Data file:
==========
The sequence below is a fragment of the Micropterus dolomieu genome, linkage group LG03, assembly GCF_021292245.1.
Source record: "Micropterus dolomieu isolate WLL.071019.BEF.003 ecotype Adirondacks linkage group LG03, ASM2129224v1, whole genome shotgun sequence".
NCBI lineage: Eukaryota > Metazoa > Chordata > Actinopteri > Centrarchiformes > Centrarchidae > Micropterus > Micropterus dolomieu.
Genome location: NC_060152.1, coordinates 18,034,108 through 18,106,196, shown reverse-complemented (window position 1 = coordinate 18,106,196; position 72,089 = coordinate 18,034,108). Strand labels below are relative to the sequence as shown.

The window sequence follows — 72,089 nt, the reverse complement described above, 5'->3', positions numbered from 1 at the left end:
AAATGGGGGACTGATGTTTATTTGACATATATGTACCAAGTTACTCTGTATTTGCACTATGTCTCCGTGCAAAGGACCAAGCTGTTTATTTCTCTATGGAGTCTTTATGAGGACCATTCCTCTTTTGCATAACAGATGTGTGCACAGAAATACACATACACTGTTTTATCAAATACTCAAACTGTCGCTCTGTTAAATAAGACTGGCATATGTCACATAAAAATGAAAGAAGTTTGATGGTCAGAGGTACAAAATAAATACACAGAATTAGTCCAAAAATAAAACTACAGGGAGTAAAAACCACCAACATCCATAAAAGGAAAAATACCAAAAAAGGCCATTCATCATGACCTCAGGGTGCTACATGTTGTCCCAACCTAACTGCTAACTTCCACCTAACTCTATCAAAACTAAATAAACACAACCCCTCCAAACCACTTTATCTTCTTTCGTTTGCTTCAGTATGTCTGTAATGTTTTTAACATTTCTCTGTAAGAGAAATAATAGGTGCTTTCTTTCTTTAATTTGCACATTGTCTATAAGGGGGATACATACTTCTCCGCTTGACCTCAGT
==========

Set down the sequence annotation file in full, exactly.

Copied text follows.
The sequence below is a fragment of the Micropterus dolomieu genome, linkage group LG03, assembly GCF_021292245.1.
Source record: "Micropterus dolomieu isolate WLL.071019.BEF.003 ecotype Adirondacks linkage group LG03, ASM2129224v1, whole genome shotgun sequence".
NCBI lineage: Eukaryota > Metazoa > Chordata > Actinopteri > Centrarchiformes > Centrarchidae > Micropterus > Micropterus dolomieu.
Genome location: NC_060152.1, coordinates 18,034,108 through 18,106,196, shown reverse-complemented (window position 1 = coordinate 18,106,196; position 72,089 = coordinate 18,034,108). Strand labels below are relative to the sequence as shown.

The window sequence follows — 72,089 nt, the reverse complement described above, 5'->3', positions numbered from 1 at the left end:
AAATGGGGGACTGATGTTTATTTGACATATATGTACCAAGTTACTCTGTATTTGCACTATGTCTCCGTGCAAAGGACCAAGCTGTTTATTTCTCTATGGAGTCTTTATGAGGACCATTCCTCTTTTGCATAACAGATGTGTGCACAGAAATACACATACACTGTTTTATCAAATACTCAAACTGTCGCTCTGTTAAATAAGACTGGCATATGTCACATAAAAATGAAAGAAGTTTGATGGTCAGAGGTACAAAATAAATACACAGAATTAGTCCAAAAATAAAACTACAGGGAGTAAAAACCACCAACATCCATAAAAGGAAAAATACCAAAAAAGGCCATTCATCATGACCTCAGGGTGCTACATGTTGTCCCAACCTAACTGCTAACTTCCACCTAACTCTATCAAAACTAAATAAACACAACCCCTCCAAACCACTTTATCTTCTTTCGTTTGCTTCAGTATGTCTGTAATGTTTTTAACATTTCTCTGTAAGAGAAATAATAGGTGCTTTCTTTCTTTAATTTGCACATTGTCTATAAGGGGGATACATACTTCTCCGCTTGACCTCAGT